It’s been an exciting week or two in Lawrence for scholars and fans of William S. Burroughs.  Wednesday, February 5 was the centenary of the writer’s birth, and around town events and exhibitions have been exploring his writing, art, and deep ties to Lawrence.  Burroughs made Lawrence his home during the last fifteen years of his life, and now, thanks to a gift from James Grauerholz, executor of the Burroughs estate and a KU alumnus, the influential author’s last journals will join the collections of KU Libraries.

Burroughs helped revolutionize the post-WWII literary landscape with novels like Naked Lunch and Nova Express, the latter a part of his cut-up trilogy.  To celebrate the gift, five of the ten journals will be on display in the Kenneth Spencer Research Library’s lobby through February.  These notebooks, which span from November 1996 to Burroughs’ death in August of 1997, were the basis for Last Words: The Final Journals of William S. Burroughs, a volume edited by Grauerholz and published in 2000.  In their pages we see literature, politics, art, and philosophy collide with everyday life.  A reference to speaking with an ailing friend, poet Allen Ginsberg  (“His voice over the phone from Beth Israel Hospital in NYC sounded very weak”), appears alongside a reminder to buy disposable razors.  The final entry (see below) offers a meditation on conflict and love.  To the left Burroughs has written:  “Love? What is it? / Most natural pain / killer what there is. / L O V E.”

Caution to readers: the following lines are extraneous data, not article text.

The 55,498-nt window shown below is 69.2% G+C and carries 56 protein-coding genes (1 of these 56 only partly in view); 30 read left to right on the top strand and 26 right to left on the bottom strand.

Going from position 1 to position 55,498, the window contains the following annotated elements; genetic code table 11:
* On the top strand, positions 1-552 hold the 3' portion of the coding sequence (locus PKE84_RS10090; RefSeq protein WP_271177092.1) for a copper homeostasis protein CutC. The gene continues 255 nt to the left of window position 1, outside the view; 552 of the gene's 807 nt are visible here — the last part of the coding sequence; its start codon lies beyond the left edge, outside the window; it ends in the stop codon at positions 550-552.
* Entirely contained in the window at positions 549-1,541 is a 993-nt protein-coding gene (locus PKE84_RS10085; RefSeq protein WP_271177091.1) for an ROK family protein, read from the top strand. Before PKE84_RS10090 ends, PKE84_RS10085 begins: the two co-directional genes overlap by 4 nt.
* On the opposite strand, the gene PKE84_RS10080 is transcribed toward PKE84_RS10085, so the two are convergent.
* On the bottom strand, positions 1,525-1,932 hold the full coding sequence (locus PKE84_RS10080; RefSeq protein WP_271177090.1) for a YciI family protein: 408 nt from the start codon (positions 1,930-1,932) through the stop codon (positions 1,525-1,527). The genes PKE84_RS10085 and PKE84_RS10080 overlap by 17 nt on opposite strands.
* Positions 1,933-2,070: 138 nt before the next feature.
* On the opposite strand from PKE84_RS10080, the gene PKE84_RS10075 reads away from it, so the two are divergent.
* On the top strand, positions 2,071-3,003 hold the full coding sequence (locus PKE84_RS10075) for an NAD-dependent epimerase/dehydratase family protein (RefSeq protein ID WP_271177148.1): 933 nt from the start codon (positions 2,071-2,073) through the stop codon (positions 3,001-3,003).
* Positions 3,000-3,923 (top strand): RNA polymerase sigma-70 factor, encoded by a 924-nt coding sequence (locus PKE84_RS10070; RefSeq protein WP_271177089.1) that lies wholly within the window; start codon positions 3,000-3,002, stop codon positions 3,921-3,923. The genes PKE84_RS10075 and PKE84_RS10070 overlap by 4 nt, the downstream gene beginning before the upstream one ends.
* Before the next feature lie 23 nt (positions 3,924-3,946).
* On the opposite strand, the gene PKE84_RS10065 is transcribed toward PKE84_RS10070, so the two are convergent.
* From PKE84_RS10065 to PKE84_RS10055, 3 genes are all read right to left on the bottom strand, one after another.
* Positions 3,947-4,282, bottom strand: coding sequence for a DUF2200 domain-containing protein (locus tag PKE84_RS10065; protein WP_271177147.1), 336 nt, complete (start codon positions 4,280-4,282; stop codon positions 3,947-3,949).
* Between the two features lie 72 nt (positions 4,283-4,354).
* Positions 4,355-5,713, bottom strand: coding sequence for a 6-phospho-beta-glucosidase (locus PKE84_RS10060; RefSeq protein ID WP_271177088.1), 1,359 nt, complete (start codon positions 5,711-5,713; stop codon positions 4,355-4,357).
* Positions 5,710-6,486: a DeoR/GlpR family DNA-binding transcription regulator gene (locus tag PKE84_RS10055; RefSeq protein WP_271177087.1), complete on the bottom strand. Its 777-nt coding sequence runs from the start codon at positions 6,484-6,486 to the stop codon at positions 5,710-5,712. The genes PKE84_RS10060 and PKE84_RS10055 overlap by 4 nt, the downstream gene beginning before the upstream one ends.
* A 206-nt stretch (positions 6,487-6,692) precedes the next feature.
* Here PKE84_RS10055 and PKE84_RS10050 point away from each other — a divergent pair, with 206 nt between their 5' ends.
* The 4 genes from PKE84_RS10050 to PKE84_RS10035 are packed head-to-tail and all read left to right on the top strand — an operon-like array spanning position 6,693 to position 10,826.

Image of William Burroughs' last entry in one of his final journals.

William S. Burroughs’ final journal. Image courtesy of Chuck France / KU Office of Public Affairs.  Click here for a larger version.

 

Image of display case containing five of Burroughs' last journals  Image of display case containing five of William S. Burroughs' last journals, as seen from above.

On display through February in Spencer Research Library’s lobby: five of the ten journals donated by the Burroughs estate.

 

In addition to the journals, the gift also includes typescripts and draft materials for the edition Grauerholz produced. Once cataloged, these “last words” of William S. Burroughs will be available for researchers and the public to consult at the Kenneth Spencer Research Library.

Elspeth Healey,
Special Collections Librarian

Collection Snapshot: Amiri Baraka (1934-2014)

January 18th, 2014

Last week, the poet, playwright, and critic Amiri Baraka died at the age of 79. Baraka (who was born Everett Leroy Jones and published as LeRoi Jones until the late sixties) was a founder of the Black Arts Movement.  As his New York Times obituary suggests, his career took many turns and was punctuated by both accolades and controversy, but there can be little doubt that he was a significant figure for post-WWII American literary culture.  The Kenneth Spencer Research Library houses over 45 items by or containing contributions from Amiri Baraka, with more than double that amount in the KU Libraries circulating collections. Spencer’s holdings include several scarce or ephemeral items, such as an advance proof of his important study Blues People: Negro Music in White America (1963),  a 1965 fundraising letter for the Black Arts Repertory Theater/school of Harlem, the illustrated broadside A Traffic of Love (1967), and the 13-page mimeograph edition of his play Slave Ship, An Historical Pageant (ca. 1967).